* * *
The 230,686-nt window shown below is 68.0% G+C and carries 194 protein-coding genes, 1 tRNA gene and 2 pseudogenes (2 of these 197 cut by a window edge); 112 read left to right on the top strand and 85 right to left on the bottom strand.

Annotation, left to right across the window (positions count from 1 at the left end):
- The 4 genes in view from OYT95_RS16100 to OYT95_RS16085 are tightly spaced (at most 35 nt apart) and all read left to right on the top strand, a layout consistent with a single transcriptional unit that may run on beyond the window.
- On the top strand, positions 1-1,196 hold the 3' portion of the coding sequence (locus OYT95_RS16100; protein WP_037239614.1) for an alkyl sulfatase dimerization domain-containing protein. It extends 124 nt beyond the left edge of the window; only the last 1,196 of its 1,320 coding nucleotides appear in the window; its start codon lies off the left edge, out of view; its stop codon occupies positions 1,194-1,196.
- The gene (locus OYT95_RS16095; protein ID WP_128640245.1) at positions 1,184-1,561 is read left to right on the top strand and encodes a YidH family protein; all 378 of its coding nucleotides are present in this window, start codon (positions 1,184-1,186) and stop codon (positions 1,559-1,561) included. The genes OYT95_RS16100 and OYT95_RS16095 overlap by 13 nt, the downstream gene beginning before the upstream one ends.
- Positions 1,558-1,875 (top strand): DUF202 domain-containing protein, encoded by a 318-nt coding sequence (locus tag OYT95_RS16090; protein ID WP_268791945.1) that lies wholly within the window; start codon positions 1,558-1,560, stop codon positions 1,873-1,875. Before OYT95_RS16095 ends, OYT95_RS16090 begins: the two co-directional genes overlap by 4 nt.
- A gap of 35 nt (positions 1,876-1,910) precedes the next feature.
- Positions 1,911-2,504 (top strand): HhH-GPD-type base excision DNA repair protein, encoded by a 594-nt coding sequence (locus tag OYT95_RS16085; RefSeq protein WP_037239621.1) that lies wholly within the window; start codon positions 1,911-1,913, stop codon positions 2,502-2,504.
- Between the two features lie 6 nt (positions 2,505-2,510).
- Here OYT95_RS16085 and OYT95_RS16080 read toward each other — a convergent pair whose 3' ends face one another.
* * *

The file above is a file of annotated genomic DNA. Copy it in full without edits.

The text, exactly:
The 230,686-nt window shown below is 68.0% G+C and carries 194 protein-coding genes, 1 tRNA gene and 2 pseudogenes (2 of these 197 cut by a window edge); 112 read left to right on the top strand and 85 right to left on the bottom strand.

Annotation, left to right across the window (positions count from 1 at the left end):
- The 4 genes in view from OYT95_RS16100 to OYT95_RS16085 are tightly spaced (at most 35 nt apart) and all read left to right on the top strand, a layout consistent with a single transcriptional unit that may run on beyond the window.
- On the top strand, positions 1-1,196 hold the 3' portion of the coding sequence (locus OYT95_RS16100; protein WP_037239614.1) for an alkyl sulfatase dimerization domain-containing protein. It extends 124 nt beyond the left edge of the window; only the last 1,196 of its 1,320 coding nucleotides appear in the window; its start codon lies off the left edge, out of view; its stop codon occupies positions 1,194-1,196.
- The gene (locus OYT95_RS16095; protein ID WP_128640245.1) at positions 1,184-1,561 is read left to right on the top strand and encodes a YidH family protein; all 378 of its coding nucleotides are present in this window, start codon (positions 1,184-1,186) and stop codon (positions 1,559-1,561) included. The genes OYT95_RS16100 and OYT95_RS16095 overlap by 13 nt, the downstream gene beginning before the upstream one ends.
- Positions 1,558-1,875 (top strand): DUF202 domain-containing protein, encoded by a 318-nt coding sequence (locus tag OYT95_RS16090; protein ID WP_268791945.1) that lies wholly within the window; start codon positions 1,558-1,560, stop codon positions 1,873-1,875. Before OYT95_RS16095 ends, OYT95_RS16090 begins: the two co-directional genes overlap by 4 nt.
- A gap of 35 nt (positions 1,876-1,910) precedes the next feature.
- Positions 1,911-2,504 (top strand): HhH-GPD-type base excision DNA repair protein, encoded by a 594-nt coding sequence (locus tag OYT95_RS16085; RefSeq protein WP_037239621.1) that lies wholly within the window; start codon positions 1,911-1,913, stop codon positions 2,502-2,504.
- Between the two features lie 6 nt (positions 2,505-2,510).
- Here OYT95_RS16085 and OYT95_RS16080 read toward each other — a convergent pair whose 3' ends face one another.